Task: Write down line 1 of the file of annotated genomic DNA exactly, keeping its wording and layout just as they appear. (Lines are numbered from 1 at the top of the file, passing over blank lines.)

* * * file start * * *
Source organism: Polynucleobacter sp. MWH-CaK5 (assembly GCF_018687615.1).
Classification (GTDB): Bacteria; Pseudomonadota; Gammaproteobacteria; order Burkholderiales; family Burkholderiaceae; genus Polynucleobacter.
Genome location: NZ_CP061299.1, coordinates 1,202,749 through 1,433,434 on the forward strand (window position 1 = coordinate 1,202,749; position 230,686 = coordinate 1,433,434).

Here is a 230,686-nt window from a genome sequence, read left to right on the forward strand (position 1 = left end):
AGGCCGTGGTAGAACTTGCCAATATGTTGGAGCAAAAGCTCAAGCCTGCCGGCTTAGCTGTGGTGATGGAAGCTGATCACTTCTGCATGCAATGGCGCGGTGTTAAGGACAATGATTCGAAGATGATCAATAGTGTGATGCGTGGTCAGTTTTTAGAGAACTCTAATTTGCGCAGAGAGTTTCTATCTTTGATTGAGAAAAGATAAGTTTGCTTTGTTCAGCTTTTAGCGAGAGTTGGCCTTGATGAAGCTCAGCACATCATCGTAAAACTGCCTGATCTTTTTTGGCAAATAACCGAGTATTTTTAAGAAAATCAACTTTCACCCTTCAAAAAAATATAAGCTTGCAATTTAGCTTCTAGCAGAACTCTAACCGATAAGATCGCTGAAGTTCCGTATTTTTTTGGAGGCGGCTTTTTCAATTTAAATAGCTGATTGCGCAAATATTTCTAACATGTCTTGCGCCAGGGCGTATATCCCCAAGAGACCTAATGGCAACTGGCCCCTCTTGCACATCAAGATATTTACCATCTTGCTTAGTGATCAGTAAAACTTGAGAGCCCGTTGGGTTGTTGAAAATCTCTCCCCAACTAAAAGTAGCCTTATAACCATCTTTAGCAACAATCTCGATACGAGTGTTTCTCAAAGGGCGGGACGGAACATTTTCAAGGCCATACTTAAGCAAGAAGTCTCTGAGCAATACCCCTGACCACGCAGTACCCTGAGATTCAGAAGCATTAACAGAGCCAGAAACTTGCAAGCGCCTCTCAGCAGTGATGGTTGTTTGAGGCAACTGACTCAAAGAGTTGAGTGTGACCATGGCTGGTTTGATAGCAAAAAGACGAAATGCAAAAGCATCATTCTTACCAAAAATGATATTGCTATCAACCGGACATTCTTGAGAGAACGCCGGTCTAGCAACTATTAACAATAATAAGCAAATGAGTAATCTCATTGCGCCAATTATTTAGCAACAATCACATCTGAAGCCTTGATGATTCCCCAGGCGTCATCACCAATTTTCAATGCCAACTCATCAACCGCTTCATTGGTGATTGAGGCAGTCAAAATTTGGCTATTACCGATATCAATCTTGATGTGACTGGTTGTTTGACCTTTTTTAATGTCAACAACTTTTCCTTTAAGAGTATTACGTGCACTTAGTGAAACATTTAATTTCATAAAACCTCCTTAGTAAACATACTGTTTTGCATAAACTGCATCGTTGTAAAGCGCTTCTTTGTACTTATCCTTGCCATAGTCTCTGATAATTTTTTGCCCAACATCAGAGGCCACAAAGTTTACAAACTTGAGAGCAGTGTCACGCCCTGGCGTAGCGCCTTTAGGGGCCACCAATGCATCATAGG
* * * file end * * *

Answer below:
Source organism: Polynucleobacter sp. MWH-CaK5 (assembly GCF_018687615.1).